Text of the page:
[ISN] Data Fellows to Announce Very Strong Crypto Program

From: mea culpa (jerichoat_private)
Date: Sat May 30 1998 - 11:57:44 PDT

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    Forwarded From: Kjell Wooding <kwoodingat_private>
    Data Fellows to Announce Very Strong Crypto Program
    SAN JOSE, CALIFORNIA, U.S.A., 1998 MAY 29 (Newsbytes) -- By Craig
    Menefee, Newsbytes. Computer security firm Data Fellows plans to
    announce Monday a very strong encryption utility with centralized
    administration for both desktop and laptop PCs running Windows
    95/98/NT, Newsbytes learned.  Among other features, the F-Secure
    FileCrypto program will allow key recovery in either of two very
    secure encryption modes.
    A file-oriented utility, F-Secure FileCrypto will use on-the-fly,
    transparent encryption to protect all or designated parts of a Windows
    file tree. Users have a choice of Triple-DES or the 256-bit-key
    Blowfish algorithm that some cryptographers have called one of the
    best systems now available.
    While Blowfish uses true 256-bit keys, Triple-DES passes data through
    the same US Data Encryption Standard (DES) algorithm three times using
    a 56-bit key. For arcane cryptographic reasons the total effective key
    length what mathematicians describe as a minimum of 112 bits, rather
    than the 168 bits as one might expect.
    "The important thing to remember is that both systems have been around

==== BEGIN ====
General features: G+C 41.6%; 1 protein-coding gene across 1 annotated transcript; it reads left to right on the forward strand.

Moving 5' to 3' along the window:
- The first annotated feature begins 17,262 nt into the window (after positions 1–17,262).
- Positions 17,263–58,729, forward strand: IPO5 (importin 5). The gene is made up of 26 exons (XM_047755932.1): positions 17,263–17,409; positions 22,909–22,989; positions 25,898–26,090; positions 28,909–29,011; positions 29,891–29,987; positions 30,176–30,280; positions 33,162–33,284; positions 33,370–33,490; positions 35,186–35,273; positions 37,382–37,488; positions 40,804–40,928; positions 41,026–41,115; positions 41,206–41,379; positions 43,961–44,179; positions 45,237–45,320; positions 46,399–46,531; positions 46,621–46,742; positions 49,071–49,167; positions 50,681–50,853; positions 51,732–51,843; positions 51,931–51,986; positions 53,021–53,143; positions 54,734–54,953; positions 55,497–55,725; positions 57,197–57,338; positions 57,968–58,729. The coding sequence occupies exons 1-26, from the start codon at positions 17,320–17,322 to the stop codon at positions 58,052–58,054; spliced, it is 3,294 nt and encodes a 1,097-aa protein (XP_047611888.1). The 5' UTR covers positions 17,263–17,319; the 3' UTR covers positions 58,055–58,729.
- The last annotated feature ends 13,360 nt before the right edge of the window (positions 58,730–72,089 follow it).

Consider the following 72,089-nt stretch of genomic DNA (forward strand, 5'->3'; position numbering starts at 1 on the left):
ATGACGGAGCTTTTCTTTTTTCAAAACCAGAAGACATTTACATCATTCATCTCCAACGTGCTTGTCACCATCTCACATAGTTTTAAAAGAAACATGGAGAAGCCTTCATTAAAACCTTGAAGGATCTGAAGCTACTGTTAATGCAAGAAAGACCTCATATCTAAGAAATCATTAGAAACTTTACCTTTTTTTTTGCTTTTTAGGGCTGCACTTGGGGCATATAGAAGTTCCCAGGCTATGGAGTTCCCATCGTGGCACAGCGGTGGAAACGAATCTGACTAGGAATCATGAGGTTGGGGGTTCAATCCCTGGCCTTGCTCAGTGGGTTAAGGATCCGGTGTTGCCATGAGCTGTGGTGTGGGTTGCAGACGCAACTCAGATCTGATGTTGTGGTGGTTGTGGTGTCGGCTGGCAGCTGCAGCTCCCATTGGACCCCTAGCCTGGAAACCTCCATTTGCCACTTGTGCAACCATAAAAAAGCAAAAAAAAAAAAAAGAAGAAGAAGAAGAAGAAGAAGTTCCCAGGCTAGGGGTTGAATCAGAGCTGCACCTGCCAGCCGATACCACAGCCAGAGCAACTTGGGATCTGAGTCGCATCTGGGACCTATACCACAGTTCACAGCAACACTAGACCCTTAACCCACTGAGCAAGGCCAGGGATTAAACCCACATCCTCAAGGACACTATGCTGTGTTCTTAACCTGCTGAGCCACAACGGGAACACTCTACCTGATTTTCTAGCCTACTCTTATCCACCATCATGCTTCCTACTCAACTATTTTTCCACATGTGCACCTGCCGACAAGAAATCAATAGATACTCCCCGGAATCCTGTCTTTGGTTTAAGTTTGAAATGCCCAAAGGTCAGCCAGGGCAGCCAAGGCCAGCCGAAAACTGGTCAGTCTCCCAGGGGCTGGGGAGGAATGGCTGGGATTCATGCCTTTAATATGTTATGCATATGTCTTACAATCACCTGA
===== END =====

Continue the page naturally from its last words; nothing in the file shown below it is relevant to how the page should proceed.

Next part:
for a long time," said Petri Laakkonen, president of the Helsinki
    firm's North America operation in Silicon Valley. "They have both been
    well scrutinized and these implementations are very secure."
    FileCrypto uses a very random key kernel based, among other things, on
    mouse movements made by the user during setup. According to Laakkonen,
    the result has a degree of randomness close to that of keys generated
    by noisy diodes or true random number tables. This kernel is used to
    generate individual keys for each file encrypted, so in a worst case
    scenario where the key is grabbed electronically in some manner, it
    will work only on a single file.
    The random key kernel is kept in a separate file that can be stored on
    a floppy disk. If the kernel is lost or destroyed, the key recovery
    utility can be used to generate it, so for example laptops will not be
    in danger of data loss. Laakkonen says Data Fellows is working on
    smart card key storage as well.
    Unless the user takes extra steps, all data stored on the hard drive
    -- including working temporary files -- are encrypted. As a result,
    neither loss of battery power on a laptop nor a power outage in the
    office will leave unencrypted data on the drive.
    In use, the program interfaces through Windows Explorer. There, users
    choose which directory trees or individual files to exempt from
    encryption. However, Laakkonen told Newsbytes, the data manipulation
    is done using low-level drivers and so is too fast for the overhead to
    be noticed.
    The program will be available the first week of July, said Laakkonen,
    starting at $99 for a single license and dropping sharply for multiple
    orders. The firm maintains a site on the World Wide Web at
    http://www.DataFellows.com .
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